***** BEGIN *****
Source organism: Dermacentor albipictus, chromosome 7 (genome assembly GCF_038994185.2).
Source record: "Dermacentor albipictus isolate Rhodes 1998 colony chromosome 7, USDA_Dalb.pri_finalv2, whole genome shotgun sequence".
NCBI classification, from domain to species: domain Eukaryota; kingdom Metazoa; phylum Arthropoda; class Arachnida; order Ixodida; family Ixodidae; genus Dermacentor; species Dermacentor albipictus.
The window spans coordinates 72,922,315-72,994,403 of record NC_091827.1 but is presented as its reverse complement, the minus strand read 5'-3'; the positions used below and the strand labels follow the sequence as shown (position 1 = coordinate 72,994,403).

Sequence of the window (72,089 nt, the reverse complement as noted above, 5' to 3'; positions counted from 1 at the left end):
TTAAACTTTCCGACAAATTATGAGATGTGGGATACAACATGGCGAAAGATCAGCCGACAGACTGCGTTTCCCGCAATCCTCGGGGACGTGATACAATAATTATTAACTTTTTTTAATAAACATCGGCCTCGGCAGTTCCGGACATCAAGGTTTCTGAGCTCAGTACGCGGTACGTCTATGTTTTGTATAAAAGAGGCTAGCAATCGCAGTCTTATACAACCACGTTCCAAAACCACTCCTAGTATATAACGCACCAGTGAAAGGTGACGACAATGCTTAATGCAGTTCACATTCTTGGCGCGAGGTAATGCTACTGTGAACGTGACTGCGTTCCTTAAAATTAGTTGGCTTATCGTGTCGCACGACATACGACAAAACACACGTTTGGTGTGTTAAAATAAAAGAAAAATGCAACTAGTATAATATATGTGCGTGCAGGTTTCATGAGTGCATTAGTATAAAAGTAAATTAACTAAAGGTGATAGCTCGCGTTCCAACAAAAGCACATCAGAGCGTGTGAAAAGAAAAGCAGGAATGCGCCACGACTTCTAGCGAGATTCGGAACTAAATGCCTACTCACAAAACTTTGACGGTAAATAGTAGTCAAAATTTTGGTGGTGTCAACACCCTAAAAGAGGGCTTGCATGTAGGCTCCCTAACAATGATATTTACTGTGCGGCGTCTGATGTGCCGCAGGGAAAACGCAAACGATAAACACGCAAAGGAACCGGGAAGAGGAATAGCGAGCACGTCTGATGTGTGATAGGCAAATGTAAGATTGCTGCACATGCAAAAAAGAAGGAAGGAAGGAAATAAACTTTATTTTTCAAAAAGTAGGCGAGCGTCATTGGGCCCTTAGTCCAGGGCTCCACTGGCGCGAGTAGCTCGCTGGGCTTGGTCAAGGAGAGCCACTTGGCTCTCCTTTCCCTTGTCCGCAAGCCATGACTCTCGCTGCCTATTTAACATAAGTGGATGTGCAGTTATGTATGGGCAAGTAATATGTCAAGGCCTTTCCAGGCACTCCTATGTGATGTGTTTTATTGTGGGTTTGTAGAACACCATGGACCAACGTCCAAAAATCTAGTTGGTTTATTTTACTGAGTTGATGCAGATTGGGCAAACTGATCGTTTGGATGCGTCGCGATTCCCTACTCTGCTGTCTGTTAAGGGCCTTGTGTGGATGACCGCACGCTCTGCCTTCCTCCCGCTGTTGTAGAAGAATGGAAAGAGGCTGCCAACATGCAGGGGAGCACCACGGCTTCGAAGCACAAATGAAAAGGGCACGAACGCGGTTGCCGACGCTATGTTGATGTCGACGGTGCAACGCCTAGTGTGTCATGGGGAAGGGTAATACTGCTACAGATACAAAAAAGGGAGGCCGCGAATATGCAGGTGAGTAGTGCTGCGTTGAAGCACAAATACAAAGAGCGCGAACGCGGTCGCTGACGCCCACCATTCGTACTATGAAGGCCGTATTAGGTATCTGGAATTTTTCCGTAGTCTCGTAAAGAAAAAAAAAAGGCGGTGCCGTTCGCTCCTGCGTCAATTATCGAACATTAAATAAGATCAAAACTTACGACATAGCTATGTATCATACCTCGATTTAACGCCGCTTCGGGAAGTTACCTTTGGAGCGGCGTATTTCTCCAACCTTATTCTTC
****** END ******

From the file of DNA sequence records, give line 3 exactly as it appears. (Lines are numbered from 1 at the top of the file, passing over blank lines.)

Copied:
NCBI classification, from domain to species: domain Eukaryota; kingdom Metazoa; phylum Arthropoda; class Arachnida; order Ixodida; family Ixodidae; genus Dermacentor; species Dermacentor albipictus.